Once thought of by some as Detroit’s goaltender of the future, Mrázek has become more of a below-average starter and an average backup, at best. That’s not to say he hasn’t had his share of successes, but his best days are well behind him, and it would be shocking to see him rebound in a way that resembles his play from the mid-2010s. He does, however, give Chicago something they need at this point in their rebuild: a veteran goaltender who isn’t signed long-term but can hold down the fort for now.

Petr Mrazek, Carolina Hurricanes
Petr Mrazek with the Carolina Hurricanes (Amy Irvin / The Hockey Writers)

As of now, the Blackhawks have three promising goaltending prospects: Drew Commesso, Arvid Söderblom, and Jaxson Stauber. While there’s a chance all three could become Chicago’s No. 1 by the time they contend, all three still have a long way to go to prove themselves, and only Söderblom has had a taste of the NHL.

Though re-signing Lankinen and bringing up Söderblom would’ve been a viable route, the Blackhawks made a wise choice in trading for Mrázek, despite his cap hit, as well as signing Alex Stalock. It wouldn’t have been smart for Chicago to sign a high-profile UFA, like Darcy Kuemper or Ville Husso, but they needed a veteran to take over the position in the short term. Since he’s not set to become a UFA until 2024, Mrázek provides just that, and it’s certainly possible Chicago makes a similar move next offseason, depending on how close they are to contending.

For Chicago, an absolute dream scenario is that Mrázek lives up to his contract and becomes a trade chip by the trade deadline or next offseason like their recent free agent signings. While I don’t see that happening, Chicago fans should still hope for the best of Mrázek, even if he faces some pretty ugly losses. I wouldn’t be surprised to see him with a chip on his shoulder, given how much adversity he faced last season.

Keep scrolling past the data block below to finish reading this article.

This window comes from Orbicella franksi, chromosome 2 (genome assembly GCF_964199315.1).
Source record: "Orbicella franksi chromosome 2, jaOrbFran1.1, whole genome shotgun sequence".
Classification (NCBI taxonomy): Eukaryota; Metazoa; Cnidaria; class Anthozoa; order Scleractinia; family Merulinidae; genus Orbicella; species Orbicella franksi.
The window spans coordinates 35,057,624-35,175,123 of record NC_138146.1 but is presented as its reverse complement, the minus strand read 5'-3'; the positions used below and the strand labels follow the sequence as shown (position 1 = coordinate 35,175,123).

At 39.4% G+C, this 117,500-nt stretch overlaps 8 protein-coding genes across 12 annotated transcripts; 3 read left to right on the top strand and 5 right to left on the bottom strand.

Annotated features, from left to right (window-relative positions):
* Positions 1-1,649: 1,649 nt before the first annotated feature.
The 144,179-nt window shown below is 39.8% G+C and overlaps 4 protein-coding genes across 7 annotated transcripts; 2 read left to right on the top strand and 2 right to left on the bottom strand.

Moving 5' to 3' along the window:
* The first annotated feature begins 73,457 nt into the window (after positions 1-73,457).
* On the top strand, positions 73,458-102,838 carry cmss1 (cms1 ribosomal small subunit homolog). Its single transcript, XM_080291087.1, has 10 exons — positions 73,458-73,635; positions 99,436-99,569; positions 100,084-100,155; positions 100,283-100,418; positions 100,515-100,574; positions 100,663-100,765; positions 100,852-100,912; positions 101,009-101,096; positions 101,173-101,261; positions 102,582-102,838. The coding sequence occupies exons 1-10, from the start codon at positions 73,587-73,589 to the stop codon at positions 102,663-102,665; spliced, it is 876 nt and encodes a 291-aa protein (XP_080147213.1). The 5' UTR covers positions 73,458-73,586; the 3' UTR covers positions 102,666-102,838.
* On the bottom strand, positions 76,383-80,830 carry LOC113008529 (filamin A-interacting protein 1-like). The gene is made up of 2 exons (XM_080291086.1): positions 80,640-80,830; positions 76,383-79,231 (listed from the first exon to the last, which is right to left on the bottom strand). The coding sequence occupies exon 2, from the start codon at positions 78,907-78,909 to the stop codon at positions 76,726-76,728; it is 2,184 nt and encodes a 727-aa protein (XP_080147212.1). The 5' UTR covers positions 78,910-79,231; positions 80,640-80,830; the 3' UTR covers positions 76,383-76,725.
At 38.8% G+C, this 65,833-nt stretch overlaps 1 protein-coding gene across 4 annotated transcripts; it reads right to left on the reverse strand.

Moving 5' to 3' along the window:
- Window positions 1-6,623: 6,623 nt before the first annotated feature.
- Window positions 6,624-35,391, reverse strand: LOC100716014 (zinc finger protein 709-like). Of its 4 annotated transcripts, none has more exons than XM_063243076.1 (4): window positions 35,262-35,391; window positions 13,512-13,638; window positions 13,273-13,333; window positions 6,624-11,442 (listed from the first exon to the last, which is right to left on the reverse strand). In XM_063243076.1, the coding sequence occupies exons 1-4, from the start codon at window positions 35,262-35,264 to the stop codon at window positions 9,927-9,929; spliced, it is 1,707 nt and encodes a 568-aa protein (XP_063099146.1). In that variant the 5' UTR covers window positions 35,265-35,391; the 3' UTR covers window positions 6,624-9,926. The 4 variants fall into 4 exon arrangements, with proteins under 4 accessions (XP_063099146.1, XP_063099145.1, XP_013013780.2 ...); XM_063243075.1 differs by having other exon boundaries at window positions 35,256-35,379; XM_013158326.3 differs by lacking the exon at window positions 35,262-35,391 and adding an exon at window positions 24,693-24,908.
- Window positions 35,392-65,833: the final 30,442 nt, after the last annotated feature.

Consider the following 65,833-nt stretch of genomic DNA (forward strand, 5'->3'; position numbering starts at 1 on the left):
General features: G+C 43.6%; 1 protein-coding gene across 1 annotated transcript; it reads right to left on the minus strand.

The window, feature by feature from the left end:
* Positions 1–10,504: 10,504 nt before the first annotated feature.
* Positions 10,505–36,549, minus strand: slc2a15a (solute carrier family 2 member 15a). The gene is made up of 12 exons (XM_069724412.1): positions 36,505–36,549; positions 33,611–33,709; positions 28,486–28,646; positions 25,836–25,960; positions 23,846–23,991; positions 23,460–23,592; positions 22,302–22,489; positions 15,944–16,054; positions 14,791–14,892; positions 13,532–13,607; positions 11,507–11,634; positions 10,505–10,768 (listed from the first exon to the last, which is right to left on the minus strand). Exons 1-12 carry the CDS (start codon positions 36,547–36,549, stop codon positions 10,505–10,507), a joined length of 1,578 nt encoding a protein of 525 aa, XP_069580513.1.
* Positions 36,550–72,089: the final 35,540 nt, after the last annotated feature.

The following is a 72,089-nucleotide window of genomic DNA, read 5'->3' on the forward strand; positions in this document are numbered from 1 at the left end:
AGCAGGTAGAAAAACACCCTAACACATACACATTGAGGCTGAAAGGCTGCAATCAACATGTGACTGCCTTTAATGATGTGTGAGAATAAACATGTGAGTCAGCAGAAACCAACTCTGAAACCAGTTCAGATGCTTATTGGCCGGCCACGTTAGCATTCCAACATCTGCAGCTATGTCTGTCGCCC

Despite Inconsistencies, Mrázek Brings Stability to the Blackhawks

As a veteran goaltender in his early 30s, Mrázek is expendable and could be the first of a few No. 1 goaltenders the Blackhawks use before finding their long-term answer in net. However, he may be injury prone and not the flashiest name, but he will probably bring a sense of stability to the position since last season’s trade of Marc-André Fleury. Yes, Chicago is in a position to lose many games, but Mrázek at least gives the team a clear answer in net, even if it’s just for the short term.

Related: Blackhawks Should Consider These 5 Remaining Free Agents

Between Mrázek and Stalock, the Blackhawks’ goaltending right now is pretty much what you’d expect from a rebuilding club. Neither one will play a major role after these next few seasons, but acquiring both shows Davidson and his staff are committed to the long-term rebuild and don’t want to rush any of their prospects. This is the smart decision, unlike two years ago when the previous regime quickly gave Lankinen the starting duties as a rookie.

The Blackhawks are gearing up for a very bad campaign, but Mrázek is still an easy player to root for, considering the injuries and adversity he’s faced. It’ll probably take some pretty impressive results for him to become a fan favorite since he doesn’t have the same track record as someone like Fleury, and he won’t be part of Chicago’s future – I doubt he’ll be with the team after his contract expires – but he’s a decent option for now.